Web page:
Zimbabwe will not issue a new currency this year according to an interview with the head of the central bank published in a state-controlled newspaper on Sunday.
Reserve Bank of Zimbabwe Governor Gideon Gono told the Sunday Mail newspaper that "although all the preparations are in place" for the issuance of a new currency to cope with the country's 8,000% inflation rate, "the launch is not until next year."
Gono announced Oct. 1 that a new currency was coming "very soon," warning foreign exchange speculators trading on the parallel market that the forthcoming operation, a repeat of a 2006 currency overhaul, would catch them holding useless notes.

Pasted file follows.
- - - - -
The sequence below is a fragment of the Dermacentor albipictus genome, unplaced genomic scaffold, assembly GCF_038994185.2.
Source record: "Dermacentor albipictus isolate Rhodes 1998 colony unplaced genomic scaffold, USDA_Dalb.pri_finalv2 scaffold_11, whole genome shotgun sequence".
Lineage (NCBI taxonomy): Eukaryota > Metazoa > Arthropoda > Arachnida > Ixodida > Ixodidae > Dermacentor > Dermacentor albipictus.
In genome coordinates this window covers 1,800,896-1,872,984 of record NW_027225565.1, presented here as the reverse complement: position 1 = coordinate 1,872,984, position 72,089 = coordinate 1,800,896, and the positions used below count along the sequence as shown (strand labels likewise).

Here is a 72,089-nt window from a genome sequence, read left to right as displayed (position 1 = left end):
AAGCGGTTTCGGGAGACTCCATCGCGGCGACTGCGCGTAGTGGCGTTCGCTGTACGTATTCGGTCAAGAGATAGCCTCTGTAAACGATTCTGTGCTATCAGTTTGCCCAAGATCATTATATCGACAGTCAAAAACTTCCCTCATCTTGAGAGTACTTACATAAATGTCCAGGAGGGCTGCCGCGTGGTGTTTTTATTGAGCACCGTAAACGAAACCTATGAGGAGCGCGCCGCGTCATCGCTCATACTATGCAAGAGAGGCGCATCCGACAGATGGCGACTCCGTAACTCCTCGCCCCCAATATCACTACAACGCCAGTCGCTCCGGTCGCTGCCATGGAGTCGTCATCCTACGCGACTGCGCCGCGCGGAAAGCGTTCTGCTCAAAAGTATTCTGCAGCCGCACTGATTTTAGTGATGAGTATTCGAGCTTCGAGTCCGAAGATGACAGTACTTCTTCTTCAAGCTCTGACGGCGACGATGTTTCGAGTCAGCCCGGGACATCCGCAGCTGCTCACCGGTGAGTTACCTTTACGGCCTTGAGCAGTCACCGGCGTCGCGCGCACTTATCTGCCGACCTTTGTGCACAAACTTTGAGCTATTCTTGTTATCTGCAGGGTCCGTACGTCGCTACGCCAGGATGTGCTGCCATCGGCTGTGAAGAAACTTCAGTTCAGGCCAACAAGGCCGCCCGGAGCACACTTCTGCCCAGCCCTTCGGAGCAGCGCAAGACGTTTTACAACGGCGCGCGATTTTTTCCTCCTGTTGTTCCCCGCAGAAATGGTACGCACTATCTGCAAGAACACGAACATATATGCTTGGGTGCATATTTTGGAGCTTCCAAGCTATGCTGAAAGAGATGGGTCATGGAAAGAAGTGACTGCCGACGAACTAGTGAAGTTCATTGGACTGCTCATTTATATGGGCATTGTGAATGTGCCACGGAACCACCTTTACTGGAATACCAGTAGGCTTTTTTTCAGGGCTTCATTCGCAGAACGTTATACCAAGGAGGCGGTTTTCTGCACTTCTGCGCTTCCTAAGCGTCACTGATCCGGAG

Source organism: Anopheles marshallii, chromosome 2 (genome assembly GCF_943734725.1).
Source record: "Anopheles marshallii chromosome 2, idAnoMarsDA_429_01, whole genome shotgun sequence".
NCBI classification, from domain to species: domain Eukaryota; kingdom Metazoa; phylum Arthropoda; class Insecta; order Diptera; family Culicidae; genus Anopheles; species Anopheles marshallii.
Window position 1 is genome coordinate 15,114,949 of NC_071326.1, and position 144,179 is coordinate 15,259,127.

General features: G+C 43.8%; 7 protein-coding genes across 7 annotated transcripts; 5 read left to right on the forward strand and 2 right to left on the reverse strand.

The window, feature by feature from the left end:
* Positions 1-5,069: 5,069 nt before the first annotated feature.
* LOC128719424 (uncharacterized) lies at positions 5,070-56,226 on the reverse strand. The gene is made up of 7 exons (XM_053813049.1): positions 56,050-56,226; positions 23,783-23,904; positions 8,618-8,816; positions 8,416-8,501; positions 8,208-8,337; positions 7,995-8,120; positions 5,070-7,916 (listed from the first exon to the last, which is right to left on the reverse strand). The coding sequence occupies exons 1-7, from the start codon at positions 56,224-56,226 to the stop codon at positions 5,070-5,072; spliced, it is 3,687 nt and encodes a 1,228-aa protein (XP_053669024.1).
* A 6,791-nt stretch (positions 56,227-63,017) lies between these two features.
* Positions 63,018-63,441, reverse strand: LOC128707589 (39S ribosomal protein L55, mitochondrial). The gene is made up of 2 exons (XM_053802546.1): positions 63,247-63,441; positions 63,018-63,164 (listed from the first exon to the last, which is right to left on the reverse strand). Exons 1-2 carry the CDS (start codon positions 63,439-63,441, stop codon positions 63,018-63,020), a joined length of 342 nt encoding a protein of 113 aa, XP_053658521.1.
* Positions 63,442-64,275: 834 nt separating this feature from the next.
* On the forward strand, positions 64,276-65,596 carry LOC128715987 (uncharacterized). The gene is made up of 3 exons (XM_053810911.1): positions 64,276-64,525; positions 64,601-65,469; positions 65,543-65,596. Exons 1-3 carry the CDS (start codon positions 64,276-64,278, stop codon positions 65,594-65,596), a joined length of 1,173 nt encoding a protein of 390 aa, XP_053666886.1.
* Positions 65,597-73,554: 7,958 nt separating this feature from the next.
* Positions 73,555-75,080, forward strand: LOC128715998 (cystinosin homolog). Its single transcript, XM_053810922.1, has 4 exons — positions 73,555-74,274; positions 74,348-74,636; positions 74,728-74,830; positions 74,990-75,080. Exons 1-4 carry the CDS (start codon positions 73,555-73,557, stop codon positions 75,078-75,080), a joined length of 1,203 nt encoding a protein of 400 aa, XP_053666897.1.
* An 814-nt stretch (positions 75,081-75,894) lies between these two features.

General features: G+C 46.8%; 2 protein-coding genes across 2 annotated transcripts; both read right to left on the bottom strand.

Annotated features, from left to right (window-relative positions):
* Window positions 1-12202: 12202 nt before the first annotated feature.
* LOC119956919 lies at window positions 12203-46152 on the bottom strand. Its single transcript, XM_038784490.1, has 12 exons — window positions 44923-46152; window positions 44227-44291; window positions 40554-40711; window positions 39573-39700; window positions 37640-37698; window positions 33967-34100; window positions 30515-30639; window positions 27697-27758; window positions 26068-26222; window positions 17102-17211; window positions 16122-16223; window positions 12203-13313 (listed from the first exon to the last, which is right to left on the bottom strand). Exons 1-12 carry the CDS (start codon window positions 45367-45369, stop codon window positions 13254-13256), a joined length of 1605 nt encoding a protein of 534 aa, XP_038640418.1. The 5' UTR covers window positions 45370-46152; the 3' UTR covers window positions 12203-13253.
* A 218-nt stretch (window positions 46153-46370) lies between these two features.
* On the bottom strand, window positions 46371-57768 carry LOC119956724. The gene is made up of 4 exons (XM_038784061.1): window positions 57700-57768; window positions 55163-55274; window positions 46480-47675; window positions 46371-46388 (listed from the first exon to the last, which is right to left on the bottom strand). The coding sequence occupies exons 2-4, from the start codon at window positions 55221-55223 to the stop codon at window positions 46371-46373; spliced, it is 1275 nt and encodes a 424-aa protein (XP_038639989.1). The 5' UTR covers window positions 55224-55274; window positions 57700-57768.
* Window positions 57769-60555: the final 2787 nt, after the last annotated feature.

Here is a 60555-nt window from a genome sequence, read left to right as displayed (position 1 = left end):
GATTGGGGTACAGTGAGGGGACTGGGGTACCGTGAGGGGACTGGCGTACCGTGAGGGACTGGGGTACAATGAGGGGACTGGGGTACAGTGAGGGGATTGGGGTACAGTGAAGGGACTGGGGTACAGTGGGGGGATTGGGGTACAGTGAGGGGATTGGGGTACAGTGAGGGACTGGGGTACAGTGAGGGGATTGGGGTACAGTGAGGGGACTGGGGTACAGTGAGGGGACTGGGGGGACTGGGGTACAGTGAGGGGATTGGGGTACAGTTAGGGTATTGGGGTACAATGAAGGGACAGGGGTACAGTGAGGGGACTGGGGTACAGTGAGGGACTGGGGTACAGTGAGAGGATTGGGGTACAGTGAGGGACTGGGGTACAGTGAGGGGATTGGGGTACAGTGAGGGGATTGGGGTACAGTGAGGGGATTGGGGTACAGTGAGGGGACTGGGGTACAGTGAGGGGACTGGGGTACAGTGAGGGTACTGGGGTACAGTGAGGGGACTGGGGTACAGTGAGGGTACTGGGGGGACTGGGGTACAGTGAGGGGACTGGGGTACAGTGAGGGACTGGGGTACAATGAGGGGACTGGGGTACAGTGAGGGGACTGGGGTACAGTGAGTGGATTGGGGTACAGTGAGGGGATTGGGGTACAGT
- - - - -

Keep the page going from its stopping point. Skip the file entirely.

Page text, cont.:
But he told the Sunday Mail his institution would instead concentrate on stimulating the supply side to encourage the flow of scarce goods into the formal sector, devastated earlier this year when the government abruptly imposed price cuts in late June.
Gono in the interview did not address inflation, but warned Zimbabwean firms against indexing prices of their goods to foreign exchange rates on the parallel market. Such rates have become key pricing factors because companies must obtain hard currency to source imported goods or purchase essential raw materials for production.
The Zimbabwe dollar is currently trading at a rate of 1 million to the U.S. dollar.
Harare economist Prosper Chitambara told reporter Blessing Zulu of VOA's Studio 7 for Zimbabwe that central banker Gono is right to postpone the launch of a new currency – though not for the same reasons given by the monetary official.
More reports from VOA's Studio 7 for Zimbabwe...